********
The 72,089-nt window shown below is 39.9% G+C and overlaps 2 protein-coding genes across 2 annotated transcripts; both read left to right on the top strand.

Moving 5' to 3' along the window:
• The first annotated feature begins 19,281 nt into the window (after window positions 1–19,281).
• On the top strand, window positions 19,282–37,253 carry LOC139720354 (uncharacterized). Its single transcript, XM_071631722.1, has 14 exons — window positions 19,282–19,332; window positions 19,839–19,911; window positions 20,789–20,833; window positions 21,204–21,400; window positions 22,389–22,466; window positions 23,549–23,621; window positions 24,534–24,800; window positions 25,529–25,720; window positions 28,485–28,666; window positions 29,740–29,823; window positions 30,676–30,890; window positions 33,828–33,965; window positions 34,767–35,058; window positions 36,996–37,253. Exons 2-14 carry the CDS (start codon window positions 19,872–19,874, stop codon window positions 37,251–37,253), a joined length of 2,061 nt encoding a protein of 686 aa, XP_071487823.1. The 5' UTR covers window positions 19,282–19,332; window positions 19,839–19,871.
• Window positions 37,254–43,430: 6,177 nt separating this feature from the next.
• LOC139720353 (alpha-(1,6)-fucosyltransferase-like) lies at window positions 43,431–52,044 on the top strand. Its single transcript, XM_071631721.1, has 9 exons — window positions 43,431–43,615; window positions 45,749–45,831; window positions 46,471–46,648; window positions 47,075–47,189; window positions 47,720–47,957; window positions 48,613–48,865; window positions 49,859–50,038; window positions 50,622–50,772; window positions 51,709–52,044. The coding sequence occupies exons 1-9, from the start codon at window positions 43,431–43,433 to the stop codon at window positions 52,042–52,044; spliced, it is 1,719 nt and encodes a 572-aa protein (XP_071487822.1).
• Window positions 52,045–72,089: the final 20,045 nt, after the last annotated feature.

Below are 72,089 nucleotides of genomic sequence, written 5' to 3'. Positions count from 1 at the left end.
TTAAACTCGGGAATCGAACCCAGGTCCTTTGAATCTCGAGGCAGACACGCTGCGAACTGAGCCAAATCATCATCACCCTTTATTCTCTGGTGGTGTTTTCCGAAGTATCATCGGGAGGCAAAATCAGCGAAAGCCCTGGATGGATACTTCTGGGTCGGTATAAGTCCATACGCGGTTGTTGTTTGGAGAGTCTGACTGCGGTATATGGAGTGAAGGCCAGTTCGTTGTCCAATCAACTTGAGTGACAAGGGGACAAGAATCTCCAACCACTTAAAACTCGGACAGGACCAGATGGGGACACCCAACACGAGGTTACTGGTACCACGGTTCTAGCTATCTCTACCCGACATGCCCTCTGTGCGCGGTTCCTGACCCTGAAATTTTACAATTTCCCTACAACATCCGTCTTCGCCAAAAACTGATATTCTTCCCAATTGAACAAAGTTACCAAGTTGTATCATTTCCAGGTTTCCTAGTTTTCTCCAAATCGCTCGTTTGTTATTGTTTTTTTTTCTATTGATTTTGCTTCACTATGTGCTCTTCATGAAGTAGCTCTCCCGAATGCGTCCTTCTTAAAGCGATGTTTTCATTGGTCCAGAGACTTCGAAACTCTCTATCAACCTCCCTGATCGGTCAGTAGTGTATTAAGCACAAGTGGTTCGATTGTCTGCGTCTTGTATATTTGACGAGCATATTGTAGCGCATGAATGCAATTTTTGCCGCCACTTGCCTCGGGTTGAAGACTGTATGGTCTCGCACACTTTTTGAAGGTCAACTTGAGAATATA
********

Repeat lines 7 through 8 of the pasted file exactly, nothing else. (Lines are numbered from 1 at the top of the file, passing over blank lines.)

• Window positions 52,045–72,089: the final 20,045 nt, after the last annotated feature.

Below are 72,089 nucleotides of genomic sequence, written 5' to 3'. Positions count from 1 at the left end.